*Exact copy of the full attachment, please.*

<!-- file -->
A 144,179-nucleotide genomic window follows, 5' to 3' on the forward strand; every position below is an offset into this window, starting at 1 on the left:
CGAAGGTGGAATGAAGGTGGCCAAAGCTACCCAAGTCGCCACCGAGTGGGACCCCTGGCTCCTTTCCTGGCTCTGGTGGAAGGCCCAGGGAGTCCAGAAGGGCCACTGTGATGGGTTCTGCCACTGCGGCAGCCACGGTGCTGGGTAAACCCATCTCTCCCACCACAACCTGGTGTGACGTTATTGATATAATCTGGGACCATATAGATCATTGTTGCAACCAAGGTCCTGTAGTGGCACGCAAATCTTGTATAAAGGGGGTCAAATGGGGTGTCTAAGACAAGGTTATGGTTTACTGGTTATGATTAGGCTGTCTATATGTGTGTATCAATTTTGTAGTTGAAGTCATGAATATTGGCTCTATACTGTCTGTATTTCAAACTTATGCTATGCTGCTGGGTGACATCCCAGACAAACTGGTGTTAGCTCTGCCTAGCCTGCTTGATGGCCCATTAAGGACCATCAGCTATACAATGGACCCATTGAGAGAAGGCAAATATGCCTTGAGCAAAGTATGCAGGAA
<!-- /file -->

A 144,179-nucleotide genomic window follows, 5' to 3' on the forward strand; every position below is an offset into this window, starting at 1 on the left:
CGAAGGTGGAATGAAGGTGGCCAAAGCTACCCAAGTCGCCACCGAGTGGGACCCCTGGCTCCTTTCCTGGCTCTGGTGGAAGGCCCAGGGAGTCCAGAAGGGCCACTGTGATGGGTTCTGCCACTGCGGCAGCCACGGTGCTGGGTAAACCCATCTCTCCCACCACAACCTGGTGTGACGTTATTGATATAATCTGGGACCATATAGATCATTGTTGCAACCAAGGTCCTGTAGTGGCACGCAAATCTTGTATAAAGGGGGTCAAATGGGGTGTCTAAGACAAGGTTATGGTTTACTGGTTATGATTAGGCTGTCTATATGTGTGTATCAATTTTGTAGTTGAAGTCATGAATATTGGCTCTATACTGTCTGTATTTCAAACTTATGCTATGCTGCTGGGTGACATCCCAGACAAACTGGTGTTAGCTCTGCCTAGCCTGCTTGATGGCCCATTAAGGACCATCAGCTATACAATGGACCCATTGAGAGAAGGCAAATATGCCTTGAGCAAAGTATGCAGGAA